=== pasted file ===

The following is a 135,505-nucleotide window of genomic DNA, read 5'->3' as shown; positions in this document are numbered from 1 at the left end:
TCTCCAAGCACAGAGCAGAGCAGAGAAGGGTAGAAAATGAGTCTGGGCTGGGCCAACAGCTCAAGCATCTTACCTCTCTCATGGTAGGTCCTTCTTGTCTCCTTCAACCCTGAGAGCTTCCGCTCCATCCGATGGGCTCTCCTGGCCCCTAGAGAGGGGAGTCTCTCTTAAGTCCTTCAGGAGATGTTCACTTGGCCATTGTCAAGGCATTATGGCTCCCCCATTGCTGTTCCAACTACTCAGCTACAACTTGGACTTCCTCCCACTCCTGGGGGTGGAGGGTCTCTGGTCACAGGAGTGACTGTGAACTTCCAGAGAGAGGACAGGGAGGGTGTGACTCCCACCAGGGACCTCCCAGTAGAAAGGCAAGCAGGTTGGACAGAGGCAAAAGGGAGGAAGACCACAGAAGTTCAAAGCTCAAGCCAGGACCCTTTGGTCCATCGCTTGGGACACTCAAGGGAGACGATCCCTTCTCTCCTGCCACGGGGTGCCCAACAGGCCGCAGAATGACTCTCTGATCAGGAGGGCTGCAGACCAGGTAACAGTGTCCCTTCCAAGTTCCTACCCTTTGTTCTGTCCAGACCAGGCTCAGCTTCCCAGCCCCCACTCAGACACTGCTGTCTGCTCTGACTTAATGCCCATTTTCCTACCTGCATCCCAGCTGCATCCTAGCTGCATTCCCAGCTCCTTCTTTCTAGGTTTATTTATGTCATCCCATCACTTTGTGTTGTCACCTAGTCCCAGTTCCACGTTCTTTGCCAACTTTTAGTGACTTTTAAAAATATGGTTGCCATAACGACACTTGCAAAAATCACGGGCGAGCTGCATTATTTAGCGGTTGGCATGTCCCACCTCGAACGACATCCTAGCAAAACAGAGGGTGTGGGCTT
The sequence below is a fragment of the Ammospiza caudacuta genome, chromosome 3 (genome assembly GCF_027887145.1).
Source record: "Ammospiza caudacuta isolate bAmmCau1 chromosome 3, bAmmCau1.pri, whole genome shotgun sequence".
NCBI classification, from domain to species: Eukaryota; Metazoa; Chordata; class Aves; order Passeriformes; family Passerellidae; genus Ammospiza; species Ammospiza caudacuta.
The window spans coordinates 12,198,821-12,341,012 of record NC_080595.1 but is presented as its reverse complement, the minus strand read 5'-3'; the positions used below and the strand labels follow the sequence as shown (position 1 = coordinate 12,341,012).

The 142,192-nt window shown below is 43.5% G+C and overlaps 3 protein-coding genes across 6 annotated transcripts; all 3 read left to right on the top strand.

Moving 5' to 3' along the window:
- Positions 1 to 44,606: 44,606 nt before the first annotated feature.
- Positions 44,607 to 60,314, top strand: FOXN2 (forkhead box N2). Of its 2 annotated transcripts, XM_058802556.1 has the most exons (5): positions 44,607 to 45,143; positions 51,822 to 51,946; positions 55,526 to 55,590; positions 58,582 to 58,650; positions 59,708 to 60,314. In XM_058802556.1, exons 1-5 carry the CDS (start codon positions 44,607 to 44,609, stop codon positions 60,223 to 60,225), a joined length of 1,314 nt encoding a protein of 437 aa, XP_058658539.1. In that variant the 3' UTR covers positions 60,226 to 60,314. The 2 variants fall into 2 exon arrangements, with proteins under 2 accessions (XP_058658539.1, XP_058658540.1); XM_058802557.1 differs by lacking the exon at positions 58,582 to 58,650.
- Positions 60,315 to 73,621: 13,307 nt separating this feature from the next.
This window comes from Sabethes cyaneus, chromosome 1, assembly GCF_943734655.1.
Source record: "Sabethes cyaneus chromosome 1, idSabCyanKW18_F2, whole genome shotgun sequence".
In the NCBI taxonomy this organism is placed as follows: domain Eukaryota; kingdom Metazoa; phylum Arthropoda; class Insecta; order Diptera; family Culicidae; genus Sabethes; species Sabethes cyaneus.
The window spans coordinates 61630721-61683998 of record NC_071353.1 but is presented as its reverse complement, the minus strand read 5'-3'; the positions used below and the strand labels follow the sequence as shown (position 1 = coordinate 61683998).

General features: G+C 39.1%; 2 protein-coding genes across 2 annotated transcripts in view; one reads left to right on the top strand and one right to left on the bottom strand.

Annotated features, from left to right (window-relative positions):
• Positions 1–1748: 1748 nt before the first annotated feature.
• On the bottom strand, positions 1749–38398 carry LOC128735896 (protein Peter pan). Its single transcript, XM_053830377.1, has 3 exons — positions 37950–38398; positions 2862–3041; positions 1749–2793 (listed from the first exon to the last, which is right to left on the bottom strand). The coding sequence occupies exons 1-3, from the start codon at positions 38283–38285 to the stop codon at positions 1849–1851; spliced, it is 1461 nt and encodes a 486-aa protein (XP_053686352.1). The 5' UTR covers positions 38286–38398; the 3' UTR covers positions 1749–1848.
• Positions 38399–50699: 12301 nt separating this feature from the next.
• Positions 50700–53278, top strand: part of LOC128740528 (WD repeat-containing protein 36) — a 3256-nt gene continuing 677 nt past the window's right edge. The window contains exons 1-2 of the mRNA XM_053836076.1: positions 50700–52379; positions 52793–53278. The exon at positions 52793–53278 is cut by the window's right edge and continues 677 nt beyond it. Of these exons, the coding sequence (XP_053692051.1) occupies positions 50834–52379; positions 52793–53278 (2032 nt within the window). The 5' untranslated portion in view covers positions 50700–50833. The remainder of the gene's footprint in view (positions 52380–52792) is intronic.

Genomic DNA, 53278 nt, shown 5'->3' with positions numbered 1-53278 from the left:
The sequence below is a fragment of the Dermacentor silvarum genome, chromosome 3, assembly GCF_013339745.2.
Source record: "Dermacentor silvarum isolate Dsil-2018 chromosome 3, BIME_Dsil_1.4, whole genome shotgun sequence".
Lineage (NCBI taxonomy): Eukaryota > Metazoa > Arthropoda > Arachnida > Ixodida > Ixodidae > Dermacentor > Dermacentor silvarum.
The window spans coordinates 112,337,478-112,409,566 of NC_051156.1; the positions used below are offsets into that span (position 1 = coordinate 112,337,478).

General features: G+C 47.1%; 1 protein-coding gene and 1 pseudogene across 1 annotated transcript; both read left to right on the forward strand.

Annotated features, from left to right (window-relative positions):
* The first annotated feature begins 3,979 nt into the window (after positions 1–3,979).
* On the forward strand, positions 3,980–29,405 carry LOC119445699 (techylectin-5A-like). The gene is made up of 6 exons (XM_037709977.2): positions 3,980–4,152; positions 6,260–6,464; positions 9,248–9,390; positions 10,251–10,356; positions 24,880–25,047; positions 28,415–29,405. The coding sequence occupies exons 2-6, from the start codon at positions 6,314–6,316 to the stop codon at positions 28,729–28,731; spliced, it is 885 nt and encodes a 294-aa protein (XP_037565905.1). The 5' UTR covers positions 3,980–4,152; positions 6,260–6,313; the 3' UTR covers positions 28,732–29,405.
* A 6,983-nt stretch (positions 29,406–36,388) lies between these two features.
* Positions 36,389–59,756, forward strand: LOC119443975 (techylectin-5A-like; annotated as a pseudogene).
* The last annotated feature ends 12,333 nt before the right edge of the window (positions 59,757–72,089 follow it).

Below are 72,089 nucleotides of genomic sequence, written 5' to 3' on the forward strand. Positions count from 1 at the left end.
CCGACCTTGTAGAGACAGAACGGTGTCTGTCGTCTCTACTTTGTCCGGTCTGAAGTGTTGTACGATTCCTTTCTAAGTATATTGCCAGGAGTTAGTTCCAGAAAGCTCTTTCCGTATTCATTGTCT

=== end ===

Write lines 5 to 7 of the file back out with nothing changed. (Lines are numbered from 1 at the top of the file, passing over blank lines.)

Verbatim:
NCBI classification, from domain to species: Eukaryota; Metazoa; Chordata; class Aves; order Passeriformes; family Passerellidae; genus Ammospiza; species Ammospiza caudacuta.
The window spans coordinates 12,198,821-12,341,012 of record NC_080595.1 but is presented as its reverse complement, the minus strand read 5'-3'; the positions used below and the strand labels follow the sequence as shown (position 1 = coordinate 12,341,012).

The 142,192-nt window shown below is 43.5% G+C and overlaps 3 protein-coding genes across 6 annotated transcripts; all 3 read left to right on the top strand.